Piglets are taken from their mothers when they are as young as 10 days old and packed into pens until they are separated to be raised for breeding or meat. They too are overcrowded and prone to stress-related behaviors, such as cannibalism and tail-biting. Rather than give the animals more space and a better environment to prevent these problems, factory farmers chop off the piglets' tails and often use pliers to break off the ends of their teeth. Factory farmers also rip chunks out of the young animals' ears for identification purposes and rip out the males' testicles to prevent them from producing sexual pheremones. All of these excruciating procedures are done without any use of painkillers.
Numerous research studies conducted over the last 25 years have pointed to physical and psychological maladies experienced by sows in confinement. The unnatural flooring and lack of exercise causes obesity and crippling leg disorders, while the deprived environment results in neurotic coping behaviors such as bar biting, dog sitting, and "mourning". After visiting several pig factory farms, investigator Lauren Ornelas wrote, "what will remain with me forever is the sound of desperate pigs banging their heads against immovable doors and their constant and repeated biting at the prison bars that held them captive. This, I now know, is a sign of mental collapse."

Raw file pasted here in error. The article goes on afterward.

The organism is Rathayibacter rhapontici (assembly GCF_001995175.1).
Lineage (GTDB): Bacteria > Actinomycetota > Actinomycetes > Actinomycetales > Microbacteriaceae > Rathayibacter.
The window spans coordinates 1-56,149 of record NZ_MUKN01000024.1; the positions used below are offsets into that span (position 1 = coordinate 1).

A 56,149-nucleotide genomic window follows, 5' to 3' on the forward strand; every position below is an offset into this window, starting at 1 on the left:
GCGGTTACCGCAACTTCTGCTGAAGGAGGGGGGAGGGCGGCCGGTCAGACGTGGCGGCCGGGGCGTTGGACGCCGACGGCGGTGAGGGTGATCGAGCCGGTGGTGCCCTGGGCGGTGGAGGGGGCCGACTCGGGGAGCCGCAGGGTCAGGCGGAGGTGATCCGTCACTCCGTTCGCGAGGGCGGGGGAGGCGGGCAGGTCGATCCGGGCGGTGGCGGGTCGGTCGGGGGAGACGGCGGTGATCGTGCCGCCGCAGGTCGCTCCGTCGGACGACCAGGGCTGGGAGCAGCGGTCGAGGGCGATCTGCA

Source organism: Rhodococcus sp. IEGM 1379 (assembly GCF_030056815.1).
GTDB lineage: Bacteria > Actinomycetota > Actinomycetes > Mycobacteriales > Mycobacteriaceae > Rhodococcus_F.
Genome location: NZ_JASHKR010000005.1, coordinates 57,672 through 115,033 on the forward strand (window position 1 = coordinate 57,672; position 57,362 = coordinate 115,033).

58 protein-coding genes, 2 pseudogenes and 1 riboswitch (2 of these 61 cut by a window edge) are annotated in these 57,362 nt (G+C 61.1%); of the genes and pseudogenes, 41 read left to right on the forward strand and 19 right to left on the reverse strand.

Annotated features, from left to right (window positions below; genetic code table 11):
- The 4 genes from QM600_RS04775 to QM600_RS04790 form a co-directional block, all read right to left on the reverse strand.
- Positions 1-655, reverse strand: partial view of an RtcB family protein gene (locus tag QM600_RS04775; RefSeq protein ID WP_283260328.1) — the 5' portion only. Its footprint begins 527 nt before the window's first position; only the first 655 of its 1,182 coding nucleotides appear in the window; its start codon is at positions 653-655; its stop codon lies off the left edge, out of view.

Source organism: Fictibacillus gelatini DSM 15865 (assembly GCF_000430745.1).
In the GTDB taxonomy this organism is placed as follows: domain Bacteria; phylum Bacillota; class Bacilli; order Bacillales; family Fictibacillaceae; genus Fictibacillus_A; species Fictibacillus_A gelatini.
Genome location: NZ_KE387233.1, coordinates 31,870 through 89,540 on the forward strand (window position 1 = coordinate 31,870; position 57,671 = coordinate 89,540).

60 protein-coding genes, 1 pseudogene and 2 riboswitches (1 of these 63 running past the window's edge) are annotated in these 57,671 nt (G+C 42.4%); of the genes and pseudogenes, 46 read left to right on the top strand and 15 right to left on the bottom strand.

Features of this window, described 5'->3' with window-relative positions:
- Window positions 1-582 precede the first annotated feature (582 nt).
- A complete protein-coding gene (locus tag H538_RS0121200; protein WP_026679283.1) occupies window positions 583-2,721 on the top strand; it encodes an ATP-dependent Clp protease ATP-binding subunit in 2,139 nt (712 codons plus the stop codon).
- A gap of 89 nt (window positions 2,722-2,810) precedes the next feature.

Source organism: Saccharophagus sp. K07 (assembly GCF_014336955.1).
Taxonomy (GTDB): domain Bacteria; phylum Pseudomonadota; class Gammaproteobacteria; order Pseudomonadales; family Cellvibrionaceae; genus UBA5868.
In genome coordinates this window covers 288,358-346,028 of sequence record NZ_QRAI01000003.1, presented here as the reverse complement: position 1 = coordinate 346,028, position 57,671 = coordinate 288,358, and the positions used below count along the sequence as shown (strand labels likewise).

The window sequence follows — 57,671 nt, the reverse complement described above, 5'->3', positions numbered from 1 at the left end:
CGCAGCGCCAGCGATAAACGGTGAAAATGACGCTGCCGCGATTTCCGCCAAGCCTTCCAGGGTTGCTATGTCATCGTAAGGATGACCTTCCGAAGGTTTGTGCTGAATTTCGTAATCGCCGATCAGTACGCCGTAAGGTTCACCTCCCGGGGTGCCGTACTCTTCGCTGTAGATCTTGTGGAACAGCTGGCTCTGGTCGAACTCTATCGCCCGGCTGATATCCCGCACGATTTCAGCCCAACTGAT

After giving birth and nursing their young for two to three weeks, the piglets are taken away to be fattened, and the sow is re-impregnated. Hog factories strive to keep their sows '100 % active', as an article in Successful Farming explains, "Any sow that is not gestating, lactating or within seven days post weaning is non-active." When the sow is no longer deemed a productive breeder, she is sent to slaughter.
In addition to experiencing overcrowded housing, sows and pigs are also experience crowding in transportation - despite the fact that this crowding causes suffering and deaths. As a hog industry expert writes, "Death losses during transport are too high - amounting to more than $8 million per year. But it doesn't take a lot of imagination to figure out why we load as many hogs on a truck as we do. It's cheaper. So it becomes a moral issue. Is it right to overload a truck and save $.25 per head in the process, while the overcrowding contributes to the deaths of 80,000 hogs each year?"
Prior to being hung upside down by their back legs and bled to death at the slaughterhouse, pigs are supposed to be 'stunned' and rendered unconscious. However, 'stunning' is terribly imprecise, and this results in conscious animals hanging upside down, kicking and struggling, while a slaughterhouse worker tries to 'stick' them in the neck with a knife. If the worker is unsuccessful, the pig will be carried to the next station on the slaughterhouse assembly line, the scalding tank, where he/she will be boiled alive.
According to slaughter plant worker, Tommy Vladak, "After they left me, the hogs would go up a hundred-foot ramp to a tank where they're dunked in 140° water...Water any hotter than that would take the meat right off their bones...There's no way these animals can bleed out in the few minutes it takes to get up the ramp. By the time they hit the scalding tank, they're still fully conscious and squealing. Happens all the time."
Some of this text is courtesy of Mercy For Animals.
For more information on pork production:
- Mercy for Animals Pig Farm Investigation
- Humane Society of the United States' information on the natural lives of pig